Personalized iPad Magazine Zite Responds to Cease-and-Desist Letter From Time Inc., Washington Post

As splashy as the headlines sound, Zite is still very much up and running, and says it’s complying with publishers’ wishes–and that it hopes to foster dialogue and drive value for the media outlets it aggregates.



Today, leading publishers including The Washington Post and Time Inc. sent Vancouver-based startup Zite a cease-and-desist letter. In the letter, signed by nearly a dozen media outlets, publishers accused Zite of copyright infringement and called its iPad app, which aggregates and personalizes content from various news organizations based on a reader’s interests, “plainly unlawful.”

Specifically, publishers have taken issue with how Zite displays its content–reformatted for the iPad, without the publishers’ original ads. But don’t think this marks a nail in the coffin for Zite. The startup hopes it can help drive value for publishers, and believes the technology behind the app is enough to sustain its popularity in the meantime.

“The short-term plan is to comply with whatever the publishers’ wishes are,” says Zite CEO Ali Davar. “It’s a matter of policy.”

Now, when users click an article from a publisher like Time Inc., they’ll be sent to Web mode–a pop-up screen that displays the content in its original format, advertisements and all. Before, Zite would cull the text from the publisher, displaying it seamlessly in the app for a better user experience–it’s what what Davar refers to as Reading mode.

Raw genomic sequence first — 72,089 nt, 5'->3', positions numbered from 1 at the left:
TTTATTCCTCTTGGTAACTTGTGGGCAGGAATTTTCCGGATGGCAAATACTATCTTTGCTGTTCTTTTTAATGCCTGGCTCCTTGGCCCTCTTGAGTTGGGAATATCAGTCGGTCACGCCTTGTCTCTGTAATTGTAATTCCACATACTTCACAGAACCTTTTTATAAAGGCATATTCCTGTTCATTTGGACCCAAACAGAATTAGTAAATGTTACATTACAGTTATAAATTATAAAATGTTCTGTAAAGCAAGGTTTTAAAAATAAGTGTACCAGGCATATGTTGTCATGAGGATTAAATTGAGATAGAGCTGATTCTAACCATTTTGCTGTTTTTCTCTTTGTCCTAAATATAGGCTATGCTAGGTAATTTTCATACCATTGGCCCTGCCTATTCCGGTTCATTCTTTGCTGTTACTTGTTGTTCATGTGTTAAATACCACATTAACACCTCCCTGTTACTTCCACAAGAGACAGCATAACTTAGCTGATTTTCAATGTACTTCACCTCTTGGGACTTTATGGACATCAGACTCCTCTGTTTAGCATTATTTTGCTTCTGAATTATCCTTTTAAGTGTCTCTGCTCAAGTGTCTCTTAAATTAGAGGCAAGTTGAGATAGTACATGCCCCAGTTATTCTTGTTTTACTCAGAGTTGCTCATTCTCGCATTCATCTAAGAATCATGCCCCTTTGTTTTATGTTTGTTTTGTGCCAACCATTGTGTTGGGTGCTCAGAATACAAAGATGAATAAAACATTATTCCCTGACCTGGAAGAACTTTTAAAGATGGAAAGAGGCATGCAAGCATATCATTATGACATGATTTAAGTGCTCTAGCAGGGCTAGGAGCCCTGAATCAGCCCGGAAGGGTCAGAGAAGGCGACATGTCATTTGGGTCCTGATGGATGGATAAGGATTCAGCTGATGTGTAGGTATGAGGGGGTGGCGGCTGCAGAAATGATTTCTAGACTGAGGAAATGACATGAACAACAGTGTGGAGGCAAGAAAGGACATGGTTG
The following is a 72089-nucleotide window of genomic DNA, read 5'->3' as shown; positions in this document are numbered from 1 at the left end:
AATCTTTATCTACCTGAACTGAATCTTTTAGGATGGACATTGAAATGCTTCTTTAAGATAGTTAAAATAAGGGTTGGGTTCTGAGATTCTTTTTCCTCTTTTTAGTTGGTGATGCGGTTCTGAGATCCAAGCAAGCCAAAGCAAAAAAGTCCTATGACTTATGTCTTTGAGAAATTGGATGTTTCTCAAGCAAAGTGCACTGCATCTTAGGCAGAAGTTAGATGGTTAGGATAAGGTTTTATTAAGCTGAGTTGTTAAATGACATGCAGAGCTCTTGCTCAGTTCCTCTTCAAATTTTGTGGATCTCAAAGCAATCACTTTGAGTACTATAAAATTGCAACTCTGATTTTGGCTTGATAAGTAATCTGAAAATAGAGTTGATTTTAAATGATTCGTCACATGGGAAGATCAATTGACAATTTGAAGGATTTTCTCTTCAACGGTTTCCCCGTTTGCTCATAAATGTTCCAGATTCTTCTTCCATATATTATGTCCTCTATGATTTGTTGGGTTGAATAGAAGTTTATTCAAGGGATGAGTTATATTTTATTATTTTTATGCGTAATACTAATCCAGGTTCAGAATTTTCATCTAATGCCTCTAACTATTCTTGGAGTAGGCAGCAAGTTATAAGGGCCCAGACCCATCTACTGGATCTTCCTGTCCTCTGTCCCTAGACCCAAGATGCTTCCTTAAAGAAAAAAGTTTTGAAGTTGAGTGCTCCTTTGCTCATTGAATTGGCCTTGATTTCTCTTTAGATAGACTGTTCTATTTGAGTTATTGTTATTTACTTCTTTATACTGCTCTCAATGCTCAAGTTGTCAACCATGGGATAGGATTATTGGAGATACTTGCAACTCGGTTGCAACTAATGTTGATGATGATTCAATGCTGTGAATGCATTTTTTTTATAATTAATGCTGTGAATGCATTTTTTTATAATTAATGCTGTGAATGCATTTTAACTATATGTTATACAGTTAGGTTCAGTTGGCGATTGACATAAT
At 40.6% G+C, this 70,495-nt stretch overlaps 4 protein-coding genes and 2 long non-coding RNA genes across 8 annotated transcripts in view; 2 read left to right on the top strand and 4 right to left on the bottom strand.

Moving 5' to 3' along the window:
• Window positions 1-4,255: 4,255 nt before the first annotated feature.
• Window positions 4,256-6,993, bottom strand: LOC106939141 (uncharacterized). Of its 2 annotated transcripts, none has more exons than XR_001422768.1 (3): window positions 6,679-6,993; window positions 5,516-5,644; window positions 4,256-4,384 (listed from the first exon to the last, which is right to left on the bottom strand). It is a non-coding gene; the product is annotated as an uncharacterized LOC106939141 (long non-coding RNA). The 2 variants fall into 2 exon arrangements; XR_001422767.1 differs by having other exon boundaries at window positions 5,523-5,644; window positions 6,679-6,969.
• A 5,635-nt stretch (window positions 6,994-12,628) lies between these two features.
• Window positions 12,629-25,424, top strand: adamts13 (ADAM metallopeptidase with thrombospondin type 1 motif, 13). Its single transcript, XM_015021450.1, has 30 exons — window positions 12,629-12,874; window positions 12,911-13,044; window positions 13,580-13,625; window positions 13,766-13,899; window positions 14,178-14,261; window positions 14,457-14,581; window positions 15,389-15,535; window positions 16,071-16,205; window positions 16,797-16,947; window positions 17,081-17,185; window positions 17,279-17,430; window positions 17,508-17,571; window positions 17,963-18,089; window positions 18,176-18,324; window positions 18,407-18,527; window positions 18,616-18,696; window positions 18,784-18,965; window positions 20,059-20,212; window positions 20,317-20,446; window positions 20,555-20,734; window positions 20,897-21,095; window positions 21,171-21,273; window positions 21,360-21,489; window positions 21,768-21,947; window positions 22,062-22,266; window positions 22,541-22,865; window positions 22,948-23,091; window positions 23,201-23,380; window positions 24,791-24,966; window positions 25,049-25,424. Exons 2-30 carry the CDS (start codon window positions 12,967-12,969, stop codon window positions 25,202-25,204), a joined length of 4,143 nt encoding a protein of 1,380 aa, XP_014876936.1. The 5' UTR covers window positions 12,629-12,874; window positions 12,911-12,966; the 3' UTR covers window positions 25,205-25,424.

“We chose Reading mode for aesthetic and performance reasons,” he says. “But Zite’s principle value proposition is not its presentation layer–it’s the quality of the recommendations.”

Thanks to widespread attention, Zite has quickly became a hot name in the app world since its launch earlier this month, when it garnered roughly 120,000 downloads in its first week. Zite is based on years of research by the University of British Columbia’s Laboratory for Computational Intelligence, and is said to learn as you read, creating a formidable competitor to similar news apps like Flipboard and Pulse.


“It’s five years of R&D that’s gone into presenting the best recommendations possible, and only several months of UI work,” Davar says. “Overall, the look of the app is not affected, and it’s still not entirely clear to us which view [Web or Reading mode] people prefer.”

So, as splashy as headlines sound with news of copyright infringement and cease-and-desist letters, Zite is still very much up and running, and still hopes to foster dialogue with the media outlets it aggregates.

“We haven’t really come to a clear position in terms of exactly what we want to do to provide publishers value, whether that’s ad-sharing or some other scheme,” Davar says. “The conversation we’re having now with publishers is just an inevitability.”

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About the author

Austin Carr writes about design and technology for Fast Company magazine.